We are exploring a number of sites to serve as Health Houses. These facilities only require 2,000 square feet or so, with enough space for an initial room for receiving people, a couple of examination rooms, a lab center. One site is a church in downtown New Orleans that was flooded by Katrina and will not be reopened because so many parishioners will not be coming back. Part of the church is now being used as a day care center, and there are negotiations about possibly using the rest of it as a Health House. A vacant storefront in one of the already existing sites in Mississippi was donated at a nominal cost.

Based on input and assessed need, there need to be a series of sites in New Orleans and southern Louisiana: Lafourche Parish (2) Terrebonne Parish (2) Plaquemines Parish (3) St. Bernard Parish (2) Jefferson Parish (2) Orleans Parish (3 in New Orleans)

There could also be individual sites set up as demonstration projects. This is urgent to get these up and running as soon as possible.

Institute of Medicine conference in New Orleans emphasized problems of local suspicion of the federal government and other “outsiders,” which is a problem the Health Houses can address: At the recent Institute of Medicine (IOM) conference in late June in New Orleans regarding the health impact of the oil blowout, many of the experts constantly emphasized the problem that Gulf Coast residents are suspicious of the federal government and other “outsiders” who are coming here to help with responses. This is understandable after the inept federal response by FEMA and other government responses during and after Katrina.

The Community Health Houses are ideally suited to deal with this problem, because the health workers at the site are residents of the community who are chosen by local people. They have the trust of the community because they live there and are well known locally. This will be a key issue, because information about what the risks are needs to be disseminated widely and rapidly. There will need to be a central coordinator, with the Centers for Disease Control, HHS, state agencies, local government and others all playing a role.

Once the central repository of information has disseminated the information, there is the problem of how to get it to the receiving end–those in all the local communities and neighborhoods–and get them to understand it, have confidence in it, and utilize the information–a series of community health houses would be ideally suited to do that. A Health House typically has two Certified Nursing Assistants, two community health workers and an administrative staffer who are connected to existing providers throughout the area. The Health Houses provide cost-effective primary and preventive health care services and address social determinants of health factors in the community.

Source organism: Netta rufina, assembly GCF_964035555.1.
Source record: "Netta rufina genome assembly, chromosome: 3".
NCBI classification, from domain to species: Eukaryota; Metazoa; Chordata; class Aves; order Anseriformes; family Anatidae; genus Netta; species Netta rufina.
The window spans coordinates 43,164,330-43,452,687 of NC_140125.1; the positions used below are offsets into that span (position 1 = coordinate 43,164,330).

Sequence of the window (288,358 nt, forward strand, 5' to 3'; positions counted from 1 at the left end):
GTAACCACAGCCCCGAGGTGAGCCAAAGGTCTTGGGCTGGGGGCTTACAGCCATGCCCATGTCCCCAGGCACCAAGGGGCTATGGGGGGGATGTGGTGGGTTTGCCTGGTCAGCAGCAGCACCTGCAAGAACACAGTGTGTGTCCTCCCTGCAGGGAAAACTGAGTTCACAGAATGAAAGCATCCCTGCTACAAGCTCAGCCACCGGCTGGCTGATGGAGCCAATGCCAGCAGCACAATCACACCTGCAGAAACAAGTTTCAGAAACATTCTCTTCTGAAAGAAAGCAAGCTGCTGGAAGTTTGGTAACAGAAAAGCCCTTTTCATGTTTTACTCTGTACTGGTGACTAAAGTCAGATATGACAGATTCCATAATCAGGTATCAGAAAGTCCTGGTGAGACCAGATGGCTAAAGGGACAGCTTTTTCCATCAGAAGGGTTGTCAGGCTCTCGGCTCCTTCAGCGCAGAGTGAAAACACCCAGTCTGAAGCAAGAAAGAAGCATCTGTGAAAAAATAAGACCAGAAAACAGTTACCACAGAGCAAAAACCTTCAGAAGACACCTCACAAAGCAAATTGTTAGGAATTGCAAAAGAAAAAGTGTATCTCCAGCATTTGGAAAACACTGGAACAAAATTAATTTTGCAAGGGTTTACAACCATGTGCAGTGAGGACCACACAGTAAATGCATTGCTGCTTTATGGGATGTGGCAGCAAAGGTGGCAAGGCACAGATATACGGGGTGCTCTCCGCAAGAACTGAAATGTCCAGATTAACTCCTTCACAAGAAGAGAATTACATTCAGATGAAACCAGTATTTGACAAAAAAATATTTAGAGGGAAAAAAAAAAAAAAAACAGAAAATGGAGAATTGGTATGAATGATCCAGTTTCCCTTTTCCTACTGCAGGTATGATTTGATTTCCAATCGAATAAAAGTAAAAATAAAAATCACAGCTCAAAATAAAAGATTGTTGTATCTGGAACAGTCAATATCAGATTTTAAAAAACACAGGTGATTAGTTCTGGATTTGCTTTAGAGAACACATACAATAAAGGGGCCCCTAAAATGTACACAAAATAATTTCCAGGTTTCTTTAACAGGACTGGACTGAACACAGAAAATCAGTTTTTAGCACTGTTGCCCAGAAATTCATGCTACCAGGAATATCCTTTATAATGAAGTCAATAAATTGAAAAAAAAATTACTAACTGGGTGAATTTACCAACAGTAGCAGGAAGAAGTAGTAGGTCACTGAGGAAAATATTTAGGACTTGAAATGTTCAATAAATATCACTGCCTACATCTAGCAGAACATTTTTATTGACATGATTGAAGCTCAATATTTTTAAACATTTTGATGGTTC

Dr. Irwin Redlener of the Columbia University of Public Health and Surgeon General Regina Benjamin are familiar with Dr. Aaron Shirley and the Community Health House Network and agreed that it would be a good way to surmount the suspicion of federals and other outsiders.

Disseminating health information expeditiously to the community: The Community Health House Network is helpful in getting the cooperation and confidence of the communities. The community empowerment, preventive care and cost reduction advantages of this approach are paramount. For the large numbers of Hispanic and Vietnamese communities in the region, the language barrier would be overcome because the local health workers already speak the language. Getting information out at times of storms will be important, as will the long-term, day by day process of disseminating information about how to reduce the health risks of chemical exposure and the economic impact of the disaster on health in terms of stress, mental health problems, and job losses that will make it difficult for many to keep up their health insurance.